By Scott Florence
In the late 1990s, most of the BLM went from a 3 tier (State Director/District Manager/Area Manager) to a “2 tier” organization (State Director/Field Manager). My recollections of what drove this was the Clinton-Gore “Reinventing Government” initiative. As I remember it, the push was to save costs and gain efficiencies by “flattening” federal agencies and eliminating layers of management and supervision. Hence, a part of this was also increasing average supervisor to employee ratios (from 5:1 to sometimes 15 or 20:1). Outside of the fire organizations, the increased supervisor to employee ratios pretty much remain to the present time.
The Oregon/Washington BLM went to what was called a “modified 3 tier organization” because there were some 10 districts and over 2 dozen area managers, too many field managers for one State Director to directly supervise. Essentially this meant the only difference in Oregon was changing the titles of Area Managers to Field Managers with all the District Managers retained.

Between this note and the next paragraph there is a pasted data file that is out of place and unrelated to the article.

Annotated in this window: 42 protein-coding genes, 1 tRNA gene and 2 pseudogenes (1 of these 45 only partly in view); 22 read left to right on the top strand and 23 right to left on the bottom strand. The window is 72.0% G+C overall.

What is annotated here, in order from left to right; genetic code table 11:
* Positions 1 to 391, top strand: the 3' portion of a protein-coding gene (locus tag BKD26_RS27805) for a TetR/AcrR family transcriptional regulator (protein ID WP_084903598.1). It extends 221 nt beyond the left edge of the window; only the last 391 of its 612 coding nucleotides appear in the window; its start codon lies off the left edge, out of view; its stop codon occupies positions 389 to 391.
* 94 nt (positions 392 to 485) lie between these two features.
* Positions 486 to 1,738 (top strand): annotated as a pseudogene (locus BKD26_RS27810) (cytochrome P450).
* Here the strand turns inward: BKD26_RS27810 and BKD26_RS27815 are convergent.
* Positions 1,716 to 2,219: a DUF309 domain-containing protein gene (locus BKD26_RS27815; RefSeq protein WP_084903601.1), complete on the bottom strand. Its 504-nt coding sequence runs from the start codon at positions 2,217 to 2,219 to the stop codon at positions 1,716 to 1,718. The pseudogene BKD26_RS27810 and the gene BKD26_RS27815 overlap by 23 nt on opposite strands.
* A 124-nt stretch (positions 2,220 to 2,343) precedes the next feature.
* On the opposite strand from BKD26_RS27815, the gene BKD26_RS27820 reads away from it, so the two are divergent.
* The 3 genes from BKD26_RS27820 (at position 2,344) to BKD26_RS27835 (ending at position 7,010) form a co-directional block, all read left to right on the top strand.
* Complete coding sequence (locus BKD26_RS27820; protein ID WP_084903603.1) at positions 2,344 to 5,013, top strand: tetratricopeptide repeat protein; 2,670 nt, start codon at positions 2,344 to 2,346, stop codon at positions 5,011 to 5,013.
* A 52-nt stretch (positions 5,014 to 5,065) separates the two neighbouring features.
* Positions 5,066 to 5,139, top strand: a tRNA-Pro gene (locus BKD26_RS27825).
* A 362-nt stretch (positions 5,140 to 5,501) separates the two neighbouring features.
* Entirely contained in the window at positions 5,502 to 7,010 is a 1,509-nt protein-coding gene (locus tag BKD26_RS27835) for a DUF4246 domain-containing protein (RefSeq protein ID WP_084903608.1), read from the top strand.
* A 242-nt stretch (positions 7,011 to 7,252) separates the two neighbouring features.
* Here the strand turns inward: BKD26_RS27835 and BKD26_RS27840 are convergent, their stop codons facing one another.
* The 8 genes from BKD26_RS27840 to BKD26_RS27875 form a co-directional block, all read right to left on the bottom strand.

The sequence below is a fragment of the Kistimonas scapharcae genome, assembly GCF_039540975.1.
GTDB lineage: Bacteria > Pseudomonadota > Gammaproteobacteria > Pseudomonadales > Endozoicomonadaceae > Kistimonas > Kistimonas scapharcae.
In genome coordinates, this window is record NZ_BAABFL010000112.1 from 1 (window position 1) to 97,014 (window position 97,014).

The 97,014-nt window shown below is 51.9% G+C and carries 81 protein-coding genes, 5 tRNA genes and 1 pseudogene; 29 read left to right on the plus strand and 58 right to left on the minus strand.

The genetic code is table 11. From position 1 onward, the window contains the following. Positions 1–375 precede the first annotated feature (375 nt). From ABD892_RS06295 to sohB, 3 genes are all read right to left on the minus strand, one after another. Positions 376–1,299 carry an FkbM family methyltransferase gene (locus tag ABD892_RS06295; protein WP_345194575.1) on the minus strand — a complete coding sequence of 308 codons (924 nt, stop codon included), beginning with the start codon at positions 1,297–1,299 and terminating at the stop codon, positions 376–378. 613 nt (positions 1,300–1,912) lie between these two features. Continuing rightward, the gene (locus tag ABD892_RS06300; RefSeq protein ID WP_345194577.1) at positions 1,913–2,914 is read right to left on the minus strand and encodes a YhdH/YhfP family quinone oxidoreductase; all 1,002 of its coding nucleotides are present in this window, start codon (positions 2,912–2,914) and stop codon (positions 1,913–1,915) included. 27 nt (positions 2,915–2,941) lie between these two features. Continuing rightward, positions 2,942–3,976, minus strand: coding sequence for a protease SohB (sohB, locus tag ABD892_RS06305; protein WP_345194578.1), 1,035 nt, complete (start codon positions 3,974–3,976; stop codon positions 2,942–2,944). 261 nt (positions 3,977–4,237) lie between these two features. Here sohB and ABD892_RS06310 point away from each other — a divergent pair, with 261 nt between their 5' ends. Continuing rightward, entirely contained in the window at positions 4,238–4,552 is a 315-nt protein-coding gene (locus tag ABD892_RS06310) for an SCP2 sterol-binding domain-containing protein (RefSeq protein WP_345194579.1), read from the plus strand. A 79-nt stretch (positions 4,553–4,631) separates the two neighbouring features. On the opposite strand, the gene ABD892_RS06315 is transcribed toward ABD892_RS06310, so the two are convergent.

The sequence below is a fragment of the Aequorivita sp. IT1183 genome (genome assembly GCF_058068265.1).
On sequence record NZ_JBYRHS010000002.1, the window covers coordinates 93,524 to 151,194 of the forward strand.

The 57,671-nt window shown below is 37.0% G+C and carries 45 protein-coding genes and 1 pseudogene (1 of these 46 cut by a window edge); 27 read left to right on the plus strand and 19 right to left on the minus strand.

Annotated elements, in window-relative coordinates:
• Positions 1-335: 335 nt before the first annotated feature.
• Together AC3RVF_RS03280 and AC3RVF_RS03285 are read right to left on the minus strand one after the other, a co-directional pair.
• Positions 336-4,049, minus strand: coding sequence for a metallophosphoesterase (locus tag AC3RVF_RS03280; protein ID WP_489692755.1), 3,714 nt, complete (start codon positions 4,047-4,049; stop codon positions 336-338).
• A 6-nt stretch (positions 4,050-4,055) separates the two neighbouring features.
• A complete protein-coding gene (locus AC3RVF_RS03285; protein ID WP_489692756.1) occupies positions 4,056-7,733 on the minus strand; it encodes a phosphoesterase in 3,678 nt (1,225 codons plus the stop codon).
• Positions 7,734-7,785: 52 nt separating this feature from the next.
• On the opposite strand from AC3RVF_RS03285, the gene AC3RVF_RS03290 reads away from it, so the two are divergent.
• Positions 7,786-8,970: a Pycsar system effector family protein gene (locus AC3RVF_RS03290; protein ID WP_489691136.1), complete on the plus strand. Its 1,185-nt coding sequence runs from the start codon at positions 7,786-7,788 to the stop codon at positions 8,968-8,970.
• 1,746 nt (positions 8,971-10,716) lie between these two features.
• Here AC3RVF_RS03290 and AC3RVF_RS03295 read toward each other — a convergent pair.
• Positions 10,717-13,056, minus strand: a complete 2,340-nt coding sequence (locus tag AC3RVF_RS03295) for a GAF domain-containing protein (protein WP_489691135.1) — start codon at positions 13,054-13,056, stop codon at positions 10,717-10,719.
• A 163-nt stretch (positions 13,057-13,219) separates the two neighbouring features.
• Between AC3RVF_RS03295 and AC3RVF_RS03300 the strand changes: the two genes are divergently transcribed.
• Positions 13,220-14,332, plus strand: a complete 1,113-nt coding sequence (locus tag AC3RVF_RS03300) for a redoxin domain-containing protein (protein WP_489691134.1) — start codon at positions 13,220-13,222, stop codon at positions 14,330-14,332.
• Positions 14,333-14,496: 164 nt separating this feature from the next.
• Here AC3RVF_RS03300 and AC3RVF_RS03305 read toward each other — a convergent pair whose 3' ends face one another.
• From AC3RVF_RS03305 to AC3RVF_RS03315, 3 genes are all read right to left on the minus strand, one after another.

Within 10 years or so from the initial re-organization, it was realized that 2-tier just wasn’t that effective or efficient because so many issues went directly from the field office to the State Director with no line officer in between to help make higher level decisions, among other things. As a result, in the early 2000’s the entire BLM abandoned the effort and went back to a 3 tier organization. The only remaining change was that rather than go back to the title of Area Manager, the title of Field Manager was retained.